This free-floating species from Eurasia has shiny, 1 inch diameter leaves shaped like a water lily's and handsomely veined. Delicate cup shaped white flowers have three yellow petals near the base. New plants form on runners; in fall, turions (winter buds) drop to the pond bottom to overwinter. The green heart shaped leaves resemble a miniature water lily. This plant spreads easily.
Young floating leaves are often heart-shaped and have a spongy, purplish underside. Flowers are small, white (with 3 petals and 3 sepals) on a stalk about 1/3 the height of the leaves. Flowers can be above or below the waters surface.
Frogbit is a good choice for gardeners who don't have the time to do a lot of thinning.
Menyanthes trifoliata Bogbean
In spring, bogbean produces a foot tall spike of 10 to 20 white fringed, star shaped flowers that unfold from a pink bud and remain pink on the outside. Full sun produces more flowers. It has three-part leaves and can form a clump 3 feet or more in diameter. Bogbean will grow in a container 6 to 9 inches below the surface as well as in mud at the water's edge, where it will camouflage pond edges by creeping into the water with its spongy rhizomes. It likes the acidic environment of a true bog; it will grow better if you mix peat moss in the soil or container to increase acidity. It may not flower in the warmer parts of its range.
Nuphar species Pond Lily Spatterdock
These plants make a good substitute for water lilies where water is shaded, gently moving, or acidic. Globe shaped flowers are followed by oval berries. Plants develop long thick roots, divide them in spring. N. lutea bears 2 inch flowers. Its translucent submerged leaves can be a foot long, while the 16 inch floating leaves are leathery and slightly more pointed.
The best choice for an average size water feature if N. pumila, which can be grown in water only a foot deep. Zones 4-8. Japanese pond lily (N. japonica) has arrow shaped leaves and flowers blushed with red; a variegated cultivar, "Variegata", is suitable for small ponds and another, "Rubrotincta", has reddish orange flowers.
Nymphoides Floating Heart
These plants are often compared to water lilies. Unlike water lilies, all thrive in relatively shallow water-plant them 3 to 12 inches deep in a container 18 inches across. The 3/4" white or yellow flowers are usually fringed. Two native species are N. aquatica (banana plant), which bears 1/2" white flowers and forms tubers that look like tiny bananas, and N. cordata, which varies only in its tubers; both are hard to find. Zones 6-9.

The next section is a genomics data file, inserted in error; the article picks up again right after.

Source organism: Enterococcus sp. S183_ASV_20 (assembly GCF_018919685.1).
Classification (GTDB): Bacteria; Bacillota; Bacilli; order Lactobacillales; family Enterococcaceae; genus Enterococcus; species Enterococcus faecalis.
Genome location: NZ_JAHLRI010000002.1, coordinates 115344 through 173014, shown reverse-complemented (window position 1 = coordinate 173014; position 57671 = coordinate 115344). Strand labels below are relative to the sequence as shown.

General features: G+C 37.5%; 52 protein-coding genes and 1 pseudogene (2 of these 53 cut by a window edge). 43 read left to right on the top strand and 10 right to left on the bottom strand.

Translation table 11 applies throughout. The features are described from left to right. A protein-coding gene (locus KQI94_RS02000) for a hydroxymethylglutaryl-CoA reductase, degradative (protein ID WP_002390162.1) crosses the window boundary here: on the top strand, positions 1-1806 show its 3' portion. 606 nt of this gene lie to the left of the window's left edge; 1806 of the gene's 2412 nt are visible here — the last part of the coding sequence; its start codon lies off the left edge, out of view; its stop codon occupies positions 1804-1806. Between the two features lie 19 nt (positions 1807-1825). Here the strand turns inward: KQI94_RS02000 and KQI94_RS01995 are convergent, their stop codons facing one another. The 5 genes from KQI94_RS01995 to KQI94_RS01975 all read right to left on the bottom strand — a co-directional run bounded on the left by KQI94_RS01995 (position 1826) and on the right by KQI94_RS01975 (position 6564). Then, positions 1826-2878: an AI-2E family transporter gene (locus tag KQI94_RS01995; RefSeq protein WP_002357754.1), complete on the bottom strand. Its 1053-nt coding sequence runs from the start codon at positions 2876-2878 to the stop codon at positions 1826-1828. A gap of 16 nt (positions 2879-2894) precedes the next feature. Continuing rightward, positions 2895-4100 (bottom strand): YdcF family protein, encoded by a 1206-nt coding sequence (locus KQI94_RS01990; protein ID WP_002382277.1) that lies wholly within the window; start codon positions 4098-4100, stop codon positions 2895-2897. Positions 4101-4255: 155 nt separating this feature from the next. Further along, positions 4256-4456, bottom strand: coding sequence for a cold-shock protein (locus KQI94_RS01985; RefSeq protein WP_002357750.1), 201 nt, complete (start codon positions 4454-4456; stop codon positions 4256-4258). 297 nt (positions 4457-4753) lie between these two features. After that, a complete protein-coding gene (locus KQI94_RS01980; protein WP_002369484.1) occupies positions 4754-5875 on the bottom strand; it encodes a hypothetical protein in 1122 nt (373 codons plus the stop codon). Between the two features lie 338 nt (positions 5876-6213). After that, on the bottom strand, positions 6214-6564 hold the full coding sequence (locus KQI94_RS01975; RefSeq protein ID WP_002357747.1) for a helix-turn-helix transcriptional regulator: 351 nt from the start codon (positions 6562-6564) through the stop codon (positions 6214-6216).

Water snowflake (Nymphoides spp.)
Water snowflake (Nymphoides spp.) is part of a large family of what are commonly called water lily-like plants because their leaves float at the surface of the water while the roots are anchored in soil below, much like the habit of a water lily.
The plant is constantly reproducing, spreading runners out along the surface of the pond. Like water lettuce, you can pinch off the new plantlets to share with friends and help control growth. Because it's a hard grower, the Water Snowflake is great for ponds that suffer from constant algae blooms. The leaves will quickly spread across the water, providing shade and minimizing algae growth.
Popular Snowflakes for the water garden include:
White Water Snowflake, Nymphoides indica
White Water Snowflake has round, floating, 2 inch leaves that are green with maroon variegation. Because they exchange oxygen on the surface, they need to remain dry and away from the spray of waterfalls and fountainheads. Hardy in Zones 8-11.
Yellow Water Snowflake has very frilly, star-shaped yellow flowers, green leaves, and is hardy in Zones 5-11. This free-flowering plant has a fast-growing, running spreading habit. Ideally it grows in 4 to 24 inches of water.
Native to Australia, this plant has orange, star-shaped flowers and bright green leaves with dark red or brown variegation, and is hard in Zones 7-11.
Note: Some states include Water Snowflake on its list of invasive species. Check with your local government for its invasive species list.
Resources: Jennifer Zuri President of the International Waterlily and Water Gardening Society.
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When water plants have plenty of room and enough nutrients they will thrive and look wonderful.